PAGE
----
Government Relations

Chapter Government Relations:

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Beware the backdoor tax on passengers


It should therefore come as little surprise that Maine’s senior senator, Susan Collins, recently exercised her power as an appropriator to advance what amounts to a tax hike: one that will, if enacted, raise the cost of flying for millions of travelers in every corner of the country. The proposed language would nearly double the maximum federal Passenger Facility Charge (PFC) – one of the many government mandated taxes you pay when you purchase a plane ticket – from $4.50 to $8.50. 

This is a bread and butter issue for most Americans, one that adds up quickly even with restrictions on how many parts of trip are subject to PFCs. If this scheme becomes law, it will mean that an average family of four could shell out $104 in combined PFCs on the round-trip tickets they purchase. And that’s just one of the 17 taxes the government collects on commercial aviation tickets. Increase this burden, and the whole aviation ecosystem – including, ironically, airports – will suffer because price-sensitive consumers will choose to stay home or find a substitute mode of transportation.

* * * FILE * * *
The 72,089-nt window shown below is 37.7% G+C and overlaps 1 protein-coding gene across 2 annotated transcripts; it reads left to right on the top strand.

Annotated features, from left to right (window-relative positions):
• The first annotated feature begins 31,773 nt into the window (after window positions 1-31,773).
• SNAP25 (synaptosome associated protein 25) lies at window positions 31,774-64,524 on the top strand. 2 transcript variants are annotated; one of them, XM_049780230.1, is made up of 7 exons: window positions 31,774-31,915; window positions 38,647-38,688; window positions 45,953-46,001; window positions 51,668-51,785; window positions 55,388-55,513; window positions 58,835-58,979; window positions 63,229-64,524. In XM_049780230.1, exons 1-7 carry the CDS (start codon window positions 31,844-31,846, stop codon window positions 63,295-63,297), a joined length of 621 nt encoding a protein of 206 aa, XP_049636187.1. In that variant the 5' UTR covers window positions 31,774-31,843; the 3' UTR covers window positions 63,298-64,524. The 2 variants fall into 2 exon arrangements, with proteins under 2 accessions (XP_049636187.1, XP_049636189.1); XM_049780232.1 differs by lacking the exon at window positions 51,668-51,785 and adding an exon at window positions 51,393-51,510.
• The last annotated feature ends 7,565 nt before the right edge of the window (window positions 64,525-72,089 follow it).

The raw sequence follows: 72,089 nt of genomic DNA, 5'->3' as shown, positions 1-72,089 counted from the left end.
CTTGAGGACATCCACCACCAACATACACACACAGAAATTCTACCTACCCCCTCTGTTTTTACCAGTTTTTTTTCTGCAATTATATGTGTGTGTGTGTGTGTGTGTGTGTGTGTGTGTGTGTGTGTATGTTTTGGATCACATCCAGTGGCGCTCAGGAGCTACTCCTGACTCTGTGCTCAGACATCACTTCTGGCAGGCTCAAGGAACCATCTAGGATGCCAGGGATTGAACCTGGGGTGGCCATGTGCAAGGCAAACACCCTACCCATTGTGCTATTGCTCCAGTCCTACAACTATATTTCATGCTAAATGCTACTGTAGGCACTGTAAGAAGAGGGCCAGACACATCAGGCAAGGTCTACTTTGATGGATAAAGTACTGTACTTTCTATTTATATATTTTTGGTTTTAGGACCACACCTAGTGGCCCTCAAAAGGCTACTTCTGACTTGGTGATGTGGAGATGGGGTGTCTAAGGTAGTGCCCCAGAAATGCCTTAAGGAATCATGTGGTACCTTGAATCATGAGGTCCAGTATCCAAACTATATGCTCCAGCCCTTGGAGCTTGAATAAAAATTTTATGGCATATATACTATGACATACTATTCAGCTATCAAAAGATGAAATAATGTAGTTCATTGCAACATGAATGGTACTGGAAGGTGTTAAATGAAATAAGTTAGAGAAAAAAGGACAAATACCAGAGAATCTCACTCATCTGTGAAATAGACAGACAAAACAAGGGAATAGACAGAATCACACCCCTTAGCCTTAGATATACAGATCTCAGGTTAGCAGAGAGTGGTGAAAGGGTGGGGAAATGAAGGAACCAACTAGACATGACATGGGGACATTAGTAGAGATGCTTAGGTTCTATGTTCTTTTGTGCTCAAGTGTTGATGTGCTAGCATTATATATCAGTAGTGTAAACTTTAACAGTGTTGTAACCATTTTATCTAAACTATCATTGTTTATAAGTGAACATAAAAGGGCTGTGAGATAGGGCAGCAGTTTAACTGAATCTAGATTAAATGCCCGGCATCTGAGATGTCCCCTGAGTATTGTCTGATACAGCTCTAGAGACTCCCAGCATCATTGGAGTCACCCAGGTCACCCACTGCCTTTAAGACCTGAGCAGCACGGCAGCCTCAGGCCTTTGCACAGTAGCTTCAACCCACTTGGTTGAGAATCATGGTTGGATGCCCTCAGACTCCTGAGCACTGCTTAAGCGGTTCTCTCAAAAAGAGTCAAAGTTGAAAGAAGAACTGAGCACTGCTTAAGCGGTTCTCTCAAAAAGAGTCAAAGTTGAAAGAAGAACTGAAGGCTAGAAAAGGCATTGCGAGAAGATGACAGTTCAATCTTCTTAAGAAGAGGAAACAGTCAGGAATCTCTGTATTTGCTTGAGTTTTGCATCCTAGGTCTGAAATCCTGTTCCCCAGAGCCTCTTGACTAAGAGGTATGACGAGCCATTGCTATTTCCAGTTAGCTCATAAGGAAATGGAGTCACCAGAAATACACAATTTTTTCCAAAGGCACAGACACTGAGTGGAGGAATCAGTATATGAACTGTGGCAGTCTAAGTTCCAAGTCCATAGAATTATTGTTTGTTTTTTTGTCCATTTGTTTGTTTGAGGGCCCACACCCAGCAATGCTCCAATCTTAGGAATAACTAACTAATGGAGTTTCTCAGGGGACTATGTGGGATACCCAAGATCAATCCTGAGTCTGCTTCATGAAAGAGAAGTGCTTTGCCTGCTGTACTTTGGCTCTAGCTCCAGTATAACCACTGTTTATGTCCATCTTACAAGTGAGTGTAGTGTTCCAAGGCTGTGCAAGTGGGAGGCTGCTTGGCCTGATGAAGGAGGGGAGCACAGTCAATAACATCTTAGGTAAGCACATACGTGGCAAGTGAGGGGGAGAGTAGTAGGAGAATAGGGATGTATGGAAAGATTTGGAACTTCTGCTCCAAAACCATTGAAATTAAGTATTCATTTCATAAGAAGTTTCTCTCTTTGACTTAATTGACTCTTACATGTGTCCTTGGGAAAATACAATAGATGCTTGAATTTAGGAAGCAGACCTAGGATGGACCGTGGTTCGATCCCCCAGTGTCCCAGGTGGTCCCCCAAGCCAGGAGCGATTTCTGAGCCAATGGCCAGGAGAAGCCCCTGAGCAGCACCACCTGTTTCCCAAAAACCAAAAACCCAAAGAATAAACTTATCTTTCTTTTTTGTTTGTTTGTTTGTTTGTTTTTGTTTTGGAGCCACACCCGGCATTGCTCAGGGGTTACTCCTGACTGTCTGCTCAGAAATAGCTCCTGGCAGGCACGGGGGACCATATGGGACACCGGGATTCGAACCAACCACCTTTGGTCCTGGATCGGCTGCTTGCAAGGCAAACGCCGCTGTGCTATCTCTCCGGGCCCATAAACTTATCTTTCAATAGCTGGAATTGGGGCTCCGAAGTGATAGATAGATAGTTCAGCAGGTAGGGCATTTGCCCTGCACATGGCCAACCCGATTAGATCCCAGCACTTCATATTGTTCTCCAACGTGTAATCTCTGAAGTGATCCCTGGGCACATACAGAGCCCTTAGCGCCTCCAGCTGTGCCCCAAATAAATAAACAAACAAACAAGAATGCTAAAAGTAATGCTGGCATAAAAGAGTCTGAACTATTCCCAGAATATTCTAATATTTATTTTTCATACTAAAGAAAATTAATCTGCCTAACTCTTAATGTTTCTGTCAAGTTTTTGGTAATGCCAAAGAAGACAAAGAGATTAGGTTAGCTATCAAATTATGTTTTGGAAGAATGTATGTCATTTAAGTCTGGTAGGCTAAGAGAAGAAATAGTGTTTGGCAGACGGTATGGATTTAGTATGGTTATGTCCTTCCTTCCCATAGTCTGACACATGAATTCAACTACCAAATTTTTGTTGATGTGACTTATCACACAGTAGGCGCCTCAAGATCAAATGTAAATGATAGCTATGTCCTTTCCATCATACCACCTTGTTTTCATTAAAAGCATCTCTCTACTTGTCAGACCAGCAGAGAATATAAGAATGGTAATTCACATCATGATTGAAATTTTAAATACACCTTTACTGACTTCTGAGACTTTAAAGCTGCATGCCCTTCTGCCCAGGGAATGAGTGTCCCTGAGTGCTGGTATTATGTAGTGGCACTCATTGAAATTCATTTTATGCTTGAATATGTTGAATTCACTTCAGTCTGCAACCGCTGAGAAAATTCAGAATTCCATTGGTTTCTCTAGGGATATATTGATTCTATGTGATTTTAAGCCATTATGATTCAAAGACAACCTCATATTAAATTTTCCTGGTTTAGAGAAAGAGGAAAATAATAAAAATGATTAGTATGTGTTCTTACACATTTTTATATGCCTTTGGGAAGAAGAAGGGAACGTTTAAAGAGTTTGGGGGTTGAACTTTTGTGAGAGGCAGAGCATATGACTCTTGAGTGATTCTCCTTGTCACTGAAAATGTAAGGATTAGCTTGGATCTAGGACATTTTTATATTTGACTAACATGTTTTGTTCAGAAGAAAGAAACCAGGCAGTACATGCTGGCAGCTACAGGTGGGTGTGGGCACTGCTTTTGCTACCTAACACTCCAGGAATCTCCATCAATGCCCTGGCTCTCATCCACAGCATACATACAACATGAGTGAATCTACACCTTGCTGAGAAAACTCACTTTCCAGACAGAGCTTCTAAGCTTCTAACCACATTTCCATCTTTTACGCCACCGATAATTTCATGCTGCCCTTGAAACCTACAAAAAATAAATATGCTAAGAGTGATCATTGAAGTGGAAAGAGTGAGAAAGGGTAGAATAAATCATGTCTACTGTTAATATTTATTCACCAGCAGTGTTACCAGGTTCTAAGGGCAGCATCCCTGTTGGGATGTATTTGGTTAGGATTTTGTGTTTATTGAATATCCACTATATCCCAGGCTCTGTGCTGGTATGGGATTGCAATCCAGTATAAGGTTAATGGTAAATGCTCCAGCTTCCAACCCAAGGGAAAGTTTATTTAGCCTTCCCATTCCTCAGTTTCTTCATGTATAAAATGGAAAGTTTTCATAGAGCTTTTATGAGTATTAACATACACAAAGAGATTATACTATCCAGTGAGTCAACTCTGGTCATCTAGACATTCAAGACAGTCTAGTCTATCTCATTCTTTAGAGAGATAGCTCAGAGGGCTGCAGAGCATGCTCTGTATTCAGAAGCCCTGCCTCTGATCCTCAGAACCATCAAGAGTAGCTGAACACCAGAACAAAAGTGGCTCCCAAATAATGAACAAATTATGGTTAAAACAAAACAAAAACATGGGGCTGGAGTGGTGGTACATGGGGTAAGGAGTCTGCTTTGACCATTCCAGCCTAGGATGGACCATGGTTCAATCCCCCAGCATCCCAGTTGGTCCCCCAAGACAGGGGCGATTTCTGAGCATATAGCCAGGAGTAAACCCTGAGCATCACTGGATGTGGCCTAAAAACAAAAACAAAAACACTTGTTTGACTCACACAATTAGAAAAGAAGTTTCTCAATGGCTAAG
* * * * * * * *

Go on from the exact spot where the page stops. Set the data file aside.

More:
The PFC tax goes to fund airport improvement projects. Everyone agrees that airports constitute vital national infrastructure and that it’s in everyone’s interest to have terminals and runways that are not only safe but run efficiently. 

But that’s not the whole story. Those backing this obscure provision fail to mention that airports are already sitting on a great deal of money. In fact, they have nearly $6 billion in unused reserve funds in the FAA’s trust fund (the highest level in two decades) and another $14.2 billion in unrestricted cash and investments. Further, this doesn’t count all the money airports bring in on things like parking fees, concessions and local tax revenue.